Movie Review: Does Here Comes The Boom Really Make Us Believe Kevin James Could Get in the Ring?

Here Comes the Boom is full of, well, “boom,” but not the kind of “boom” that will win any awards. Rather, the film is riddled with over the top comedic antics and wacky characters inserted to distract from the utterly predictable fairy tale dream story it produces. I tend to writhe at the concept of any film that manages to fulfill the dreams of every one of its character, ultimately answering everyone’s prayers with the life that’s been just outside their reach.

In the film, Kevin James, who I do find quite funny, plays Scott Voss, a high school biology teacher who’s lost his lust for life and teaching. He persistently chases the saucy Latin, Salma Hayek, who plays the school nurse, with no return of affection. His life is at stand still until he is moved by an inspiring music teacher, delightfully played by Henry Winkler, who truly believes in the wealth and ability of music to change the lives of its students. After a budget cut meeting, the music program is threatened, and James’s Scott decides that he must do something to raise the money to save it. The answer comes via Scott’ second job, a naturalization class where he teaches American history to immigrants working on earning citizenship. There Scott meets Niko, played by the mixed martial arts legend Bas Rutten. With Niko’s help, Scott hatches a scheme: become an MMA fighter, thus earning money whenever he enters the ring – even if loses.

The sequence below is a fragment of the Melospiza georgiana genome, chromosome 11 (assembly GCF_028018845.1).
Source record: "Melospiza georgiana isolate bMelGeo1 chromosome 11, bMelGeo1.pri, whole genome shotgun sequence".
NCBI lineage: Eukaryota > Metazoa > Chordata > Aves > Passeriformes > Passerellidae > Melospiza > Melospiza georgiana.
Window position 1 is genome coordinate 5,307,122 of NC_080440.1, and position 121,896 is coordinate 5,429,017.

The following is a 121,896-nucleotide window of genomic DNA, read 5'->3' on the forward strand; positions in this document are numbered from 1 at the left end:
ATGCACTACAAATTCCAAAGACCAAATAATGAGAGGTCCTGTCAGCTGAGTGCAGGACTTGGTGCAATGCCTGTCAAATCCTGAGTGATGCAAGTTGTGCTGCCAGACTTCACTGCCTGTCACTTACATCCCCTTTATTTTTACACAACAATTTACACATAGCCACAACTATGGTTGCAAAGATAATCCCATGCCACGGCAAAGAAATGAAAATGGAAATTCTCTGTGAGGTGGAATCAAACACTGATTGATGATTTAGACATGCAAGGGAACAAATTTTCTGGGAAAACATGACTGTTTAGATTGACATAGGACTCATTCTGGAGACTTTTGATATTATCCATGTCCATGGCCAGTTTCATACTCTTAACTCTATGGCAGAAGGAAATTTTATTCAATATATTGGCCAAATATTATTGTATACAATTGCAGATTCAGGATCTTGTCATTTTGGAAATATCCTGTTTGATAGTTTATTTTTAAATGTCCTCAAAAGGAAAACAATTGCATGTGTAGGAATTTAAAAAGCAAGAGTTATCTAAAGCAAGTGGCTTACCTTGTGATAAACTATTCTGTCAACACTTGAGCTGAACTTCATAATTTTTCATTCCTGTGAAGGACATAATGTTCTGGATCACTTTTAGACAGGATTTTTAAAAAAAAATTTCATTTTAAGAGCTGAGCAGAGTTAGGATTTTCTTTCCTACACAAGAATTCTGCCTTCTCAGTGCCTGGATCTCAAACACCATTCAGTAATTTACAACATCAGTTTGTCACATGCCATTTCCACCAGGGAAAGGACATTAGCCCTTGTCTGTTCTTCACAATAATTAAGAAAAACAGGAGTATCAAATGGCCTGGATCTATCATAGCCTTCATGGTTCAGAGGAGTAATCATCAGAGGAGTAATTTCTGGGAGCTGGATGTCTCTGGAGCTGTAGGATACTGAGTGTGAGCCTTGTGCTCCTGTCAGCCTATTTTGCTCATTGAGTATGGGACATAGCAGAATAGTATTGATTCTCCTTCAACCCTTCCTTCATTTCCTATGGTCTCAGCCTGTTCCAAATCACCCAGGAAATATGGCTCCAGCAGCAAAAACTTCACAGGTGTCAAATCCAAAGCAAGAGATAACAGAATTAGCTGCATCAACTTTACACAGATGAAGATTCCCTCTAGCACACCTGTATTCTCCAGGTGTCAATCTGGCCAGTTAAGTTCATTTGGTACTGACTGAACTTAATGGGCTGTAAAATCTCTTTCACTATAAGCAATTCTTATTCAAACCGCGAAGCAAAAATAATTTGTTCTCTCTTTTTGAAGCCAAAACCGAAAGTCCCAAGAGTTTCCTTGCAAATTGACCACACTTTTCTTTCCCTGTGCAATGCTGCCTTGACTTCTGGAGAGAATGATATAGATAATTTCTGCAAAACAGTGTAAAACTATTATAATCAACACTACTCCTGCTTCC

What makes Here Come the Boom passable entertainment is the charm and energy of its cast. Bas Rutten is a stand out with his over the top friendliness. Kevin James does what he does best, playing a sometimes oafish, yet lovably determined good guy with a snappy wit and a heart willing to take a beating. I will also give him credit for the obvious training he put into this role to make himself believable as a fighter. Unfortunately, it’s just not enough to accept that he could ever really be a contender in Mixed Martial Arts fighting.

Not that believability is one of the film’s chief concerns. Ultimately this is a tale of pandering inspiration: believing in yourself, lead by example, be passionate about life, and all of that. It’s fun and charismatic, but it only really engages the audience on simple terms and predictable, one-liner laughs. But as long as your expectations are for mindless fun, grab some popcorn, a 96 ounce soda, and find your recliner.